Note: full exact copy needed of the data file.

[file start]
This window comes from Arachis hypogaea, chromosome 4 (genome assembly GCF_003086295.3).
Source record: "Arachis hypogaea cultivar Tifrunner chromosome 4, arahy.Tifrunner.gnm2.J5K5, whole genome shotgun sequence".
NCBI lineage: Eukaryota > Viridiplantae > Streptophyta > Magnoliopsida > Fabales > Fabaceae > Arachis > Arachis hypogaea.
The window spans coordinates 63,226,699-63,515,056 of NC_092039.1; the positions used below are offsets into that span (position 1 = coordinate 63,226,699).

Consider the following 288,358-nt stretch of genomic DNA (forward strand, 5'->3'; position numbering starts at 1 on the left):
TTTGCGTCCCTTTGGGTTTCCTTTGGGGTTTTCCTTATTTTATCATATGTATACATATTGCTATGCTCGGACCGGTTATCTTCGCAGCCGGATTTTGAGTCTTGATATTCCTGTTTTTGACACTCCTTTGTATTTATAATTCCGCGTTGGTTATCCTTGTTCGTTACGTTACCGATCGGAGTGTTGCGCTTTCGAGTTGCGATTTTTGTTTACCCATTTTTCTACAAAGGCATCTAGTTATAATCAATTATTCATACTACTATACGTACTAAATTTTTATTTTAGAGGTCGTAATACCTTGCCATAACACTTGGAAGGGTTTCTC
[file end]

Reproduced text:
This window comes from Arachis hypogaea, chromosome 4 (genome assembly GCF_003086295.3).
Source record: "Arachis hypogaea cultivar Tifrunner chromosome 4, arahy.Tifrunner.gnm2.J5K5, whole genome shotgun sequence".
NCBI lineage: Eukaryota > Viridiplantae > Streptophyta > Magnoliopsida > Fabales > Fabaceae > Arachis > Arachis hypogaea.
The window spans coordinates 63,226,699-63,515,056 of NC_092039.1; the positions used below are offsets into that span (position 1 = coordinate 63,226,699).

Consider the following 288,358-nt stretch of genomic DNA (forward strand, 5'->3'; position numbering starts at 1 on the left):
TTTGCGTCCCTTTGGGTTTCCTTTGGGGTTTTCCTTATTTTATCATATGTATACATATTGCTATGCTCGGACCGGTTATCTTCGCAGCCGGATTTTGAGTCTTGATATTCCTGTTTTTGACACTCCTTTGTATTTATAATTCCGCGTTGGTTATCCTTGTTCGTTACGTTACCGATCGGAGTGTTGCGCTTTCGAGTTGCGATTTTTGTTTACCCATTTTTCTACAAAGGCATCTAGTTATAATCAATTATTCATACTACTATACGTACTAAATTTTTATTTTAGAGGTCGTAATACCTTGCCATAACACTTGGAAGGGTTTCTC